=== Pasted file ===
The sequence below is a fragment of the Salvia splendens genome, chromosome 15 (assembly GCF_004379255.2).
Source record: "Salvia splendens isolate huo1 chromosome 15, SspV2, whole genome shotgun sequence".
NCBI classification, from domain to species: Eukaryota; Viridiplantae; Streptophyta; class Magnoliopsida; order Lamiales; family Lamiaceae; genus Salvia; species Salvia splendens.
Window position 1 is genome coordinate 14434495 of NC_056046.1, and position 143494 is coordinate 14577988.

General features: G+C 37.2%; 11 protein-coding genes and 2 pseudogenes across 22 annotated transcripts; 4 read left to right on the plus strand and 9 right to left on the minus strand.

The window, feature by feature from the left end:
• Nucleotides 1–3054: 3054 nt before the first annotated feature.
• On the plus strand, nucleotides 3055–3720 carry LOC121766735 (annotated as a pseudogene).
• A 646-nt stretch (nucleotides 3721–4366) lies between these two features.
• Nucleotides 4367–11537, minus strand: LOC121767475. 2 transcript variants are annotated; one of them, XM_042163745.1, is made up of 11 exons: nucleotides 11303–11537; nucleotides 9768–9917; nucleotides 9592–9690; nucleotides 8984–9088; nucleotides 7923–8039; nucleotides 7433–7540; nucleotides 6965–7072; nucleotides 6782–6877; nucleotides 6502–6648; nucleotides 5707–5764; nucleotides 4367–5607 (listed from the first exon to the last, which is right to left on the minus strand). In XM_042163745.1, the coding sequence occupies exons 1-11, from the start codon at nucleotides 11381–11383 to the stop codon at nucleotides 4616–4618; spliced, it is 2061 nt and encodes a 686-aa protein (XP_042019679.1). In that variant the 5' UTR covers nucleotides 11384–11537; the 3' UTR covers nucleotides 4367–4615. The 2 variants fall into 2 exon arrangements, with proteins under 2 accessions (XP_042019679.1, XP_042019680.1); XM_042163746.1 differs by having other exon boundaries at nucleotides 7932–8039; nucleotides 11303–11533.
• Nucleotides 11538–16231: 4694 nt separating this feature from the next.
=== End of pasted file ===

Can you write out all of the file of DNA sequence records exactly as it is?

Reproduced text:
The sequence below is a fragment of the Salvia splendens genome, chromosome 15 (assembly GCF_004379255.2).
Source record: "Salvia splendens isolate huo1 chromosome 15, SspV2, whole genome shotgun sequence".
NCBI classification, from domain to species: Eukaryota; Viridiplantae; Streptophyta; class Magnoliopsida; order Lamiales; family Lamiaceae; genus Salvia; species Salvia splendens.
Window position 1 is genome coordinate 14434495 of NC_056046.1, and position 143494 is coordinate 14577988.

General features: G+C 37.2%; 11 protein-coding genes and 2 pseudogenes across 22 annotated transcripts; 4 read left to right on the plus strand and 9 right to left on the minus strand.

The window, feature by feature from the left end:
• Nucleotides 1–3054: 3054 nt before the first annotated feature.
• On the plus strand, nucleotides 3055–3720 carry LOC121766735 (annotated as a pseudogene).
• A 646-nt stretch (nucleotides 3721–4366) lies between these two features.
• Nucleotides 4367–11537, minus strand: LOC121767475. 2 transcript variants are annotated; one of them, XM_042163745.1, is made up of 11 exons: nucleotides 11303–11537; nucleotides 9768–9917; nucleotides 9592–9690; nucleotides 8984–9088; nucleotides 7923–8039; nucleotides 7433–7540; nucleotides 6965–7072; nucleotides 6782–6877; nucleotides 6502–6648; nucleotides 5707–5764; nucleotides 4367–5607 (listed from the first exon to the last, which is right to left on the minus strand). In XM_042163745.1, the coding sequence occupies exons 1-11, from the start codon at nucleotides 11381–11383 to the stop codon at nucleotides 4616–4618; spliced, it is 2061 nt and encodes a 686-aa protein (XP_042019679.1). In that variant the 5' UTR covers nucleotides 11384–11537; the 3' UTR covers nucleotides 4367–4615. The 2 variants fall into 2 exon arrangements, with proteins under 2 accessions (XP_042019679.1, XP_042019680.1); XM_042163746.1 differs by having other exon boundaries at nucleotides 7932–8039; nucleotides 11303–11533.
• Nucleotides 11538–16231: 4694 nt separating this feature from the next.